October 4, 2005 1:22 PM PDT
Sun and Google shake hands
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development, (involving) OpenDocument format, OpenOffice and OpenSolaris," he said.
Google and Sun already have ties. Among them: Schmidt was Sun's chief technology officer in the 1990s. John Doerr, a venture capitalist at Kleiner Perkins Caufield & Byers, is on the board of both companies. Andy Bechtolsheim, a Sun co-founder who returned to the company to launch its Galaxy servers, wrote a check for $100,000 that helped get Google started.
The financial terms of the deal weren't disclosed, but McNealy indicated that sizable sums could become involved. "There's going to be a lot of money flowing both ways, if we do this thing right," he said.
One area of potential investment is in the purchase of Sun servers. Sun wants once again to be the "dot" in "dot-com," McNealy said, and because customers tend to follow influential leaders, the Google deal will be significant. "If you go to the eBay Web site, you see 'Powered by Sun.' SalesForce.com runs on Sun. Now we have a partnership with Google. That sends a very clear message to the Web sites," McNealy said.
No shopping list
Schmidt wouldn't outline what Sun hardware Google planned to purchase. "We're already a Sun systems customer, and we're going to extend that quite significantly," he said.
One question is how the partnership will help advance Sun's vision that "the network is the computer." Google has a powerful data center packed with computers and a personal connection to millions of computer users, making it a powerful ally for Sun in the idea of moving computing applications off desktop PCs and onto central servers. In addition, Google is a developer of AJAX, which gives Web browsers a more sophisticated user interface.
That networked vision, of course, would make Google more of a threat to Microsoft than it already is.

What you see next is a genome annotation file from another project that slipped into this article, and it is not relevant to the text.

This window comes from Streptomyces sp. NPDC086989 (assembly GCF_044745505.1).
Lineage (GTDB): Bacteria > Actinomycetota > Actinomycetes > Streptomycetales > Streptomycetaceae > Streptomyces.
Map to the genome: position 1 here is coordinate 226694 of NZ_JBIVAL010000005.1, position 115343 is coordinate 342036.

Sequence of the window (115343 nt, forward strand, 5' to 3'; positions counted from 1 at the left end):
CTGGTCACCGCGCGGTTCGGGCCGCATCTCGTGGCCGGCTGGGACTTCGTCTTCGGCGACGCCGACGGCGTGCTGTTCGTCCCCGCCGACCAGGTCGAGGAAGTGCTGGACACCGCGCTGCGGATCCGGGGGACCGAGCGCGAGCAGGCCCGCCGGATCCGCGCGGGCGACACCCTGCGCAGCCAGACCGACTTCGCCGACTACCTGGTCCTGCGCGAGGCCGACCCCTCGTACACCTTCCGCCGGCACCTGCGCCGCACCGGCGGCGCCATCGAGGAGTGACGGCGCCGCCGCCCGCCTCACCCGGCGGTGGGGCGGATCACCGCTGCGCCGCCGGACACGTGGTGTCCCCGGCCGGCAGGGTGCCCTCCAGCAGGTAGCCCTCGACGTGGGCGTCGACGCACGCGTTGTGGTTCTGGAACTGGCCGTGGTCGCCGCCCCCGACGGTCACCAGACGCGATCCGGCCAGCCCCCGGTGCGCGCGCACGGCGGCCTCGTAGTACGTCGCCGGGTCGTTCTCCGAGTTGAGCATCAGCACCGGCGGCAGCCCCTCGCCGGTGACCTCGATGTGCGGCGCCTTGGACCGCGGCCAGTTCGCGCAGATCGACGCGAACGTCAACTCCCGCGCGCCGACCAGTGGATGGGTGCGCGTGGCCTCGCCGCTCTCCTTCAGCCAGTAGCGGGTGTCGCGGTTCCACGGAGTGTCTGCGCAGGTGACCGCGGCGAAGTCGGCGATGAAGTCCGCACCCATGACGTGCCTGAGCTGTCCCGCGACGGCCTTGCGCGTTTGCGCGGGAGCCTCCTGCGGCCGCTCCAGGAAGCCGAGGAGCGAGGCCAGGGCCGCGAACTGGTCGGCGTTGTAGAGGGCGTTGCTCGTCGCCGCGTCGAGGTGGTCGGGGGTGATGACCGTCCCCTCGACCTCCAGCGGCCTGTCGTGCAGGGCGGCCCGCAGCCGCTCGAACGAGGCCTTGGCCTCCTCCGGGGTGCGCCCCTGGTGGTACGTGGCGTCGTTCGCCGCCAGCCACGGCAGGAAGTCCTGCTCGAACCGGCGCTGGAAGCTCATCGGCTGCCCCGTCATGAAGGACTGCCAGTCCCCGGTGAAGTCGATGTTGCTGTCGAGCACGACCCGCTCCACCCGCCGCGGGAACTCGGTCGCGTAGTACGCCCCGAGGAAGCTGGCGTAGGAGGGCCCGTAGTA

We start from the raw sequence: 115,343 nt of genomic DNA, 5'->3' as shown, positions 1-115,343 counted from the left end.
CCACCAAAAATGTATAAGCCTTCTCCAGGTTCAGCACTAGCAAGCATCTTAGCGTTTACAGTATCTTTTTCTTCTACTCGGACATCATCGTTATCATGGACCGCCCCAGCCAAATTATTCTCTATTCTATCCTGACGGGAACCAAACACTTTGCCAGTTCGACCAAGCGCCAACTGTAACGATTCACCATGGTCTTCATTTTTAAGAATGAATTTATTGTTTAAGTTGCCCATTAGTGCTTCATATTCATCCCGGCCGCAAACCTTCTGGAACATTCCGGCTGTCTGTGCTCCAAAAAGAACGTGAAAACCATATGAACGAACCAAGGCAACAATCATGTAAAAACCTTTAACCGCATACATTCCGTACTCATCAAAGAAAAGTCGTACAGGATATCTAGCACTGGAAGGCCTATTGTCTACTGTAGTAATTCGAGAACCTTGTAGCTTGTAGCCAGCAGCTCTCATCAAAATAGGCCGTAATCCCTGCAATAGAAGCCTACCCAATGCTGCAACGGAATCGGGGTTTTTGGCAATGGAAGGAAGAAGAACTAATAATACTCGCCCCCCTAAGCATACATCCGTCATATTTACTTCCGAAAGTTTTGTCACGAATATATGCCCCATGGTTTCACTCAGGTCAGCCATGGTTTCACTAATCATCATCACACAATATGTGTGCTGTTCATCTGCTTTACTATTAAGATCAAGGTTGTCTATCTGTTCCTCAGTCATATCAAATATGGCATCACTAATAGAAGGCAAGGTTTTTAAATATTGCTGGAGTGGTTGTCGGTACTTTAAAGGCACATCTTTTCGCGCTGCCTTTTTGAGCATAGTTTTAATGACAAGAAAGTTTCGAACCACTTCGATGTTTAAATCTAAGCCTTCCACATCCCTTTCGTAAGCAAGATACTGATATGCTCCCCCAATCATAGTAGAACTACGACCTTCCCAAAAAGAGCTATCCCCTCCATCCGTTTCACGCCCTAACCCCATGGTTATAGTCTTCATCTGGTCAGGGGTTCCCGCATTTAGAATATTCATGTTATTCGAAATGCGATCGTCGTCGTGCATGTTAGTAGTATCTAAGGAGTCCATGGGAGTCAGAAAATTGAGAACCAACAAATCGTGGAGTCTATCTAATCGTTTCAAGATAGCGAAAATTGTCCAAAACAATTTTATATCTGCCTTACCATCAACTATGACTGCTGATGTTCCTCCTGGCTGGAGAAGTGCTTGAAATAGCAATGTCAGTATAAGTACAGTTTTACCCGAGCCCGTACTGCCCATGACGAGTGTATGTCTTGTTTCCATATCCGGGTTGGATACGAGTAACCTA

Office productivity software such as Microsoft Office is very different from the tools used for Web services tasks such as search, e-mail and Web site authoring, Schmidt said. But he added, "It makes sense from my perspective that these boundaries become less obvious as these technologies improve."
Sun once had a Java-based version of StarOffice called StarPortal that was geared to run across the network. The product aimed to help a network service company compete more directly with Microsoft, but the company canceled it. Schwartz said he has no regrets: "Is AJAX or a browser an appropriate vehicle for heavyweight office productivity software? Absolutely not," he said.
Mark Mahaney, an analyst for Citigroup Research, wrote in a research note that "for many years, Scott McNealy, the CEO of Sun Microsystems, talked about the network replacing the PC as the platform. In hindsight his pitch was much too early...However, today's announcement indicates that perhaps the Internet can become the platform for applications delivery."
For Google, the deal could boost revenue, Mahaney said. "The simple point is that a potential offering of a network-based application suite could lead to long-term incremental revenue for Google."
The announcement appears to bolster the prediction made by Stephen Arnold, author of "The Google Legacy: How Google's Internet Search is Transforming Application Software" that Google aims to become a hosted applications provider.
"This is the first step on the road that leads directly to Google and Sun trying to take Microsoft's application and server revenue," Arnold said in an interview. "It's the foothills expressway to money; that's the goal."
The partnership will undoubtedly please the Unix developer community, he said. "The 40-year-old who really understands Unix and Solaris and doesn't feel comfortable with the security vulnerabilities of a Microsoft Office. Suddenly there's the promise of a new land ahead," Arnold said.
Microsoft executives declined to comment on Tuesday's announcement.
CNET News.com's Elinor Mills contributed to this report.
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